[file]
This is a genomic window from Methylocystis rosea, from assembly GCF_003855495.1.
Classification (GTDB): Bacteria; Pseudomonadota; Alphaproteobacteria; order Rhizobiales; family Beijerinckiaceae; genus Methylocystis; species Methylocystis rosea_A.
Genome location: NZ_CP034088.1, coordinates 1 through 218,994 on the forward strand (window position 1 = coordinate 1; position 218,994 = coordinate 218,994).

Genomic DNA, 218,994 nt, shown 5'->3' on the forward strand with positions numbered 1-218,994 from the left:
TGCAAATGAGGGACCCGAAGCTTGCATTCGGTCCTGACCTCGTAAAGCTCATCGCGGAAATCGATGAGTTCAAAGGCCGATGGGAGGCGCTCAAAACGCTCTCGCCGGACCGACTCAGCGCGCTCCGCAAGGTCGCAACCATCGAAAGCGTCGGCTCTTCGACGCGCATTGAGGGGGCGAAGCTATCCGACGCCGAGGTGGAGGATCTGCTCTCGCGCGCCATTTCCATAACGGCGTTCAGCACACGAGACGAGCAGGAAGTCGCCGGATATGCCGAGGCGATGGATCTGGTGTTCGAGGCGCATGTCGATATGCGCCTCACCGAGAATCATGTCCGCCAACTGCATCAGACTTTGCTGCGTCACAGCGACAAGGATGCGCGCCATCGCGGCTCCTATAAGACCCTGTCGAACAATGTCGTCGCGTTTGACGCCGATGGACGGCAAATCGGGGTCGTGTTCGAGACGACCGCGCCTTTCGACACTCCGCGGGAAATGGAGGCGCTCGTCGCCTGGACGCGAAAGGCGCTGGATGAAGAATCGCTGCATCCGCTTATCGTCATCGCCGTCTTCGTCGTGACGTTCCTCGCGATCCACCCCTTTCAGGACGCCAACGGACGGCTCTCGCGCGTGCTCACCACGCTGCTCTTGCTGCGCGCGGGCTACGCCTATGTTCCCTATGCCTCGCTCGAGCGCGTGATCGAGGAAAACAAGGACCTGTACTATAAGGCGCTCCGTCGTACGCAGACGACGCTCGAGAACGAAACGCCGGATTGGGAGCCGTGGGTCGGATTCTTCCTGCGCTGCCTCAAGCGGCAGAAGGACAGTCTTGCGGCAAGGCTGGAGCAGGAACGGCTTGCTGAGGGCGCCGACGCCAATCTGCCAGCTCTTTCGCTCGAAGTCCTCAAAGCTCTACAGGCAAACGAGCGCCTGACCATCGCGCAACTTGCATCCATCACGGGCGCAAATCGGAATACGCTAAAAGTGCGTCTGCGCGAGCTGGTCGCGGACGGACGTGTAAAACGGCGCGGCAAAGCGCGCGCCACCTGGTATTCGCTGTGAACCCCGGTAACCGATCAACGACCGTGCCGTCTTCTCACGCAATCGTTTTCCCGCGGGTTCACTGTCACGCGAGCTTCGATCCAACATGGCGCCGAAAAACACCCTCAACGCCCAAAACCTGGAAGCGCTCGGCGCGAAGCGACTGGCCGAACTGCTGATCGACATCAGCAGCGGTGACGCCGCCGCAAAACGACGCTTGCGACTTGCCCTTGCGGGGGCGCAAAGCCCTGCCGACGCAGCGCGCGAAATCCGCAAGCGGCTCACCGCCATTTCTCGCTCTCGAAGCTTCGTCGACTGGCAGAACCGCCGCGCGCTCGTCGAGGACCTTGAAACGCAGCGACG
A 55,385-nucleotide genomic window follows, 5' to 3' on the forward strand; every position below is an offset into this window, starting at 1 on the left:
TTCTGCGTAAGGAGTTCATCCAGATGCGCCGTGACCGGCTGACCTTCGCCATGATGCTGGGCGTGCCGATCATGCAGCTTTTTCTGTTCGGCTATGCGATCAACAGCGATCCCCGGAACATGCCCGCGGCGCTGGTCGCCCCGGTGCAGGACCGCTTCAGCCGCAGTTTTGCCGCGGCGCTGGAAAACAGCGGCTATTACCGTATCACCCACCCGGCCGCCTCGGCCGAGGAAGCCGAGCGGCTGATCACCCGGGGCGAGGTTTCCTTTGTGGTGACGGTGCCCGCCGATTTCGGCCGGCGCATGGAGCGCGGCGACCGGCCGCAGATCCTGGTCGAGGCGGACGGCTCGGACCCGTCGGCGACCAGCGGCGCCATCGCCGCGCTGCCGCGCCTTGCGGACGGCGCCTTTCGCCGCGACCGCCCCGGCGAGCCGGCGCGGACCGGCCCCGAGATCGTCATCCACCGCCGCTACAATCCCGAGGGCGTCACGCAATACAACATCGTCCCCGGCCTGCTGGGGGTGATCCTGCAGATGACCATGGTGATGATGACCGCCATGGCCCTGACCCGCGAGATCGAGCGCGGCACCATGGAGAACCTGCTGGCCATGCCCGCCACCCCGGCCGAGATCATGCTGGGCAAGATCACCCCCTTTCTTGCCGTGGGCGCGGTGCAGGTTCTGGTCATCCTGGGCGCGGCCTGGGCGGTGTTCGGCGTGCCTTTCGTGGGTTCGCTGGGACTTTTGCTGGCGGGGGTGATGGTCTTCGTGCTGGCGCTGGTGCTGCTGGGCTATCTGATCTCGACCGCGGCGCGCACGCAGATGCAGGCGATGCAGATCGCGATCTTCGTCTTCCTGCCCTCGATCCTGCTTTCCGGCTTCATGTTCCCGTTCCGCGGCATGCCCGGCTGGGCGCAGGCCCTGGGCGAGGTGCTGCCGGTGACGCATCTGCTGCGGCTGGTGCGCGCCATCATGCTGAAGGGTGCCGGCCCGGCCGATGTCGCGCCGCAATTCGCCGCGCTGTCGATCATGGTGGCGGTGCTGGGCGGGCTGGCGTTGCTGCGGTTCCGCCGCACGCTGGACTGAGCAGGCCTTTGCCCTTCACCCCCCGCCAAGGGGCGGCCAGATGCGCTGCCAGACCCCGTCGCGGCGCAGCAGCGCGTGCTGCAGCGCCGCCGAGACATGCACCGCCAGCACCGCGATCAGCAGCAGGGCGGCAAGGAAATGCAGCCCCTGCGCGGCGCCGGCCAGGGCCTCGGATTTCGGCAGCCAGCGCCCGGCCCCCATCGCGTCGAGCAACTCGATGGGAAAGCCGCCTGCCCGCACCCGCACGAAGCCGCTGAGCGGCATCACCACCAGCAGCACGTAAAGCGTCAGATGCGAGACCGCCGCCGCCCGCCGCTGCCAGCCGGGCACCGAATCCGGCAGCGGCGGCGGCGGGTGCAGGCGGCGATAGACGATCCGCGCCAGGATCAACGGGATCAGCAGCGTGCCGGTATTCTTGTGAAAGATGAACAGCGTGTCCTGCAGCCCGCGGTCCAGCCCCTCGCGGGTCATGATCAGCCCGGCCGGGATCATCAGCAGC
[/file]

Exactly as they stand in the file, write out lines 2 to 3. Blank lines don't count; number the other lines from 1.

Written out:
Classification (GTDB): Bacteria; Pseudomonadota; Alphaproteobacteria; order Rhizobiales; family Beijerinckiaceae; genus Methylocystis; species Methylocystis rosea_A.
Genome location: NZ_CP034088.1, coordinates 1 through 218,994 on the forward strand (window position 1 = coordinate 1; position 218,994 = coordinate 218,994).